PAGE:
We show τSlow and fraction of the recovery fit with τSlow in Fig. 4e, f. These data indicate that CBN increases the slower fraction of recovery, while also increasing the time constant of the slow component of recovery from inactivation from all the tested pre-pulse durations. This suggests that CBN slows recovery from inactivation, which supports the hypothesis that CBN stabilizes the slower inactivated states of the channel; as noted above, CBN does this at lower concentrations (e.g., 1 vs. 15 µM) than would be expected based on steady-state measurements. These observations are similar to those we found previously with CBD and CBG20,21,27, with one major difference, i.e., that the noted compounds imparted a similar impact on both faster as well as slow inactivated channels. Although the slowing of recovery from inactivation for CBD and CBG also became more pronounced in slow inactivation, CBN seems to only select for slow inactivation, which is elicited over the time course of seconds.

CBN hyperpolarizes steady-state slow inactivation

To determine whether CBN’s hyperpolarizing effect on inactivation also occurs during shorter pre-pulse durations, we performed another set of experiments at 200 ms21,29,30 (Fig. 5a, b). In line with the channels accumulating more inactivation with longer depolarization durations at each step, Nav1.7 presented a more depolarized inactivation curve at 200 ms (−79.9 ± 0.3 mV) than 500 ms (−84.6 ± 1.4 mV) (Figs. 5b,  3c, Table S1). These experiments indicate that, similar to 500 ms, at 200 ms, CBN imparts similar effects on the inactivation curve. The CBN effect on the SSI curve became significantly different from vehicle at 15 µM (p < 0.05) (Fig. 5b).

Fig. 5: CBN hyperpolarizes slow inactivation curves in Nav1.7, imparts similar effect from a 200 ms pre-pulse.
figure 5

a Shows the protocols that were used to measure CBN’s effect on inactivating properties. The top protocol was used to measure SSI from 200 ms, and the bottom protocol was used to measure steady-state slow inactivation (SSSI) from varying durations. b 200 ms inactivating probability curves at Veh vs. different CBN concentrations. Midpoints (in mV). c SSSI from 1 s, d 3 s, e 5 s, and f 10 s. Data shown as means ± SEM (n = 11–17 for 200 ms, 18–24 for 1 s, 15–22 for 3 s, 11–20 for 5 s, and 7–13 for 10 s).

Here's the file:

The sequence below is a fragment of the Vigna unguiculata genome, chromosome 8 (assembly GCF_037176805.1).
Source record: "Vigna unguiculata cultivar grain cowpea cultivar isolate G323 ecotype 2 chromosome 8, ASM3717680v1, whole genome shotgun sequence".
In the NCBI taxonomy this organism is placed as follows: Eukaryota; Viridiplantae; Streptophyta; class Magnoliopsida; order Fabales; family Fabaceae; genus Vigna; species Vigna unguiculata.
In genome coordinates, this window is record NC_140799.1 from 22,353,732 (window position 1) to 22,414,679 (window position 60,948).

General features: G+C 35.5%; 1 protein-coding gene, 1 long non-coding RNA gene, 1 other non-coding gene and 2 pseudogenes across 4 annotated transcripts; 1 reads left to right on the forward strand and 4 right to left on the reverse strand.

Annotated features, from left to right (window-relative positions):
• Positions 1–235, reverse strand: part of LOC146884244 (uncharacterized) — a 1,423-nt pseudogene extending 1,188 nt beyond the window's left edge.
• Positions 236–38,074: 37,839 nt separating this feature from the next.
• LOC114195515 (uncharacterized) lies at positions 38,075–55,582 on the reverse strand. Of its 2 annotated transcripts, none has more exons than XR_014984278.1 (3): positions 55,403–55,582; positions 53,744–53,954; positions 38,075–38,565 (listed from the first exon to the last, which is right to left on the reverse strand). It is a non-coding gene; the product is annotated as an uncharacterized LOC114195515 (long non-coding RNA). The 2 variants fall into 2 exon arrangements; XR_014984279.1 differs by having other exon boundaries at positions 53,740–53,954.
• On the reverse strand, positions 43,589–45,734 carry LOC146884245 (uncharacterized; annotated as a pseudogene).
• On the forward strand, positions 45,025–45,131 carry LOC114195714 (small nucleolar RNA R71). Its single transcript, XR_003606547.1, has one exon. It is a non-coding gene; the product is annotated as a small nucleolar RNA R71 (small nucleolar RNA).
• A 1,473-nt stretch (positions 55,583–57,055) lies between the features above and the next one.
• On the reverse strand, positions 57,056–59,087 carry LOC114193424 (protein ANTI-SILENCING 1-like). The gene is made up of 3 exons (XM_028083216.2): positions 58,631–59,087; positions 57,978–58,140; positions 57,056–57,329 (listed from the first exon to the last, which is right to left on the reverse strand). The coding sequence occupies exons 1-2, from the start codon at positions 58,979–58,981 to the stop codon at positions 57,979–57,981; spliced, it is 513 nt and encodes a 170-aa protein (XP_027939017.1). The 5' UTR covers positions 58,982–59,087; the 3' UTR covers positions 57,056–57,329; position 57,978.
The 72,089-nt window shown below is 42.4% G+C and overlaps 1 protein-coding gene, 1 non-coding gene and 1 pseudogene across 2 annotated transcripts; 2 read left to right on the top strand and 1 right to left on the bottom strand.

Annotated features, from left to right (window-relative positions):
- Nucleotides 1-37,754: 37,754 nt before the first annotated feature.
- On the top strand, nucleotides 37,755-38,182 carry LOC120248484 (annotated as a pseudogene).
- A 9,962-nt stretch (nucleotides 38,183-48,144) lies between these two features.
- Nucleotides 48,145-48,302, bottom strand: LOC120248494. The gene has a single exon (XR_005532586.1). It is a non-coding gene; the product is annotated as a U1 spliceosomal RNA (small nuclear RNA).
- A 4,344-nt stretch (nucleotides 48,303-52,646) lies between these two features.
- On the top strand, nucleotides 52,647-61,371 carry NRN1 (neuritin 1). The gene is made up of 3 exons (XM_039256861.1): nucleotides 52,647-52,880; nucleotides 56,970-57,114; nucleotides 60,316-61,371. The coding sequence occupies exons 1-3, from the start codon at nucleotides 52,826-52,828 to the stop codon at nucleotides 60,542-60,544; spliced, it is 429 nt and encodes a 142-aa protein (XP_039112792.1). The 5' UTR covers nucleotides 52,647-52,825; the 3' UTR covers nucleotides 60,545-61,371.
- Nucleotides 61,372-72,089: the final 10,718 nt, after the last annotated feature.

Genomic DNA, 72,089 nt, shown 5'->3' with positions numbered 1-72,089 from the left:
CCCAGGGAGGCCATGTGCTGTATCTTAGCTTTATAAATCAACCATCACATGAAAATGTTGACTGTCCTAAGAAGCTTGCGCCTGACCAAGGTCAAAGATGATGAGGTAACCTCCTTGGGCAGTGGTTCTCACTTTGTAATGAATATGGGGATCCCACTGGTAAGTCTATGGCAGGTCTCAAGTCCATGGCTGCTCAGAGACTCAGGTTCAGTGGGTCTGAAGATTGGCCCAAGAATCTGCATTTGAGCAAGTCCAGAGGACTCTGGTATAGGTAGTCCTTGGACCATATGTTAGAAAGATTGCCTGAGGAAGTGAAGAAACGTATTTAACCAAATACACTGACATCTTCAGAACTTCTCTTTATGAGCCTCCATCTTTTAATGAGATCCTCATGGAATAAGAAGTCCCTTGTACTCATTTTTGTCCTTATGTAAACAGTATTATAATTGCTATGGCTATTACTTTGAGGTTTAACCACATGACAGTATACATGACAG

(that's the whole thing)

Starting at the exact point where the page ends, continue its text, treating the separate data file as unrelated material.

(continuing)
Then, we evaluated the impact of CBN on steady-state slow inactivation at 1, 3, 5, and 10 s durations (Fig. 5c–f). We first held channels at −120 mV, which was followed by depolarizing pulses for one of several noted time courses. This was followed by a hyperpolarizing pulse back to −120 mV for 100 ms to recover the channels that were fast inactivated. The choice of 100 ms for recovery was based on the earlier experiments shown in Fig. 4b. The current amplitude was measured using a test-pulse to −20 mV (Fig. 5). Consistent with our previous findings (i.e., recovery from 5 s of inactivation in Fig. 4d), we found that CBN concentration-dependently also stabilizes the steady-state slow inactivated states of Nav1.7, and that this effect becomes more pronounced as the channels enter deeper inactivated states (i.e., more so after 10 s than 3 s24), (Fig. 5, Table S1). These data further suggest that as channels accumulate more inactivation, CBN induces more pronounced effects on Nav1.7 gating, and that CBN seems to select for slow inactivation.

CBN hyperpolarizes the SSI curve in Nav1.7-P610T

We recently characterized a mutation in Nav1.7, P610T, that was discovered in two siblings with persistent ocular pain post corneal axonal transection30. We found that P610T impairs slow inactivation in Nav1.7, thereby causing hyperexcitability in neurons. As CBN seems to select for slow inactivation, we tested its effects on P610T and WT channels, using a 5 s pre-pulse duration. As expected, CBN hyperpolarized the SSI curves in both WT and P610T (Fig. S1); however, the magnitude of the shift was larger in the mutant variant (p < 0.05).

CBN equipotently inhibits apparent conductance and hyperpolarizes inactivation

We previously described pharmacological consequences of targeting Gmax* vs. stabilizing inactivation4,21. In these earlier studies we determined that CBG tends to target Gmax* more potently than channel inactivation. Here, we applied the same analysis to CBN. As shown in Figs. 2 and 3, CBN’s effects on both parameters became statistically significant at 15 µM. The quantification of these effects was done by first subtracting mean numbers across various concentrations of CBN from the mean numbers from vehicle that are shown in Fig. 2b (Gmax*) and Fig. 3d (Inactivation V1/2). This calculation yields the ∆ between CBN effects at a given concentration versus vehicle. The ∆ was then divided by the results in vehicle to obtain the ∆percentage of vehicle. The results are plotted in Fig. 6a, which show that CBN alters both the Nav1.7 Gmax* and inactivation V1/2. Interestingly, by the time 15 µM CBN is reached, most of the Gmax* is inhibited.

Fig. 6: CBN effect on apparent conductance compared to its effect on inactivation.
figure 6

a Comparison of concentration-dependent effects of CBN on Gmax* vs. inactivation as a percentage of vehicle. b Normalized relationship of the data from a and fit with the Hill equation. The Hill coefficient was not constrained during fitting. c Cartoon representation of the concentration-dependent modality of CBN’s modulation of voltage-dependent Nav currents. Given than CBN is hydrophobic, it readily partitions into the membrane. Once inside the membrane it interacts to a very small extent with the (1) resting state and a much larger affinity for the (2) inactivated states of the Nav channel. (3) CBN equipotently prevents channels from opening, as it hyperpolarizes/enhances inactivation hence.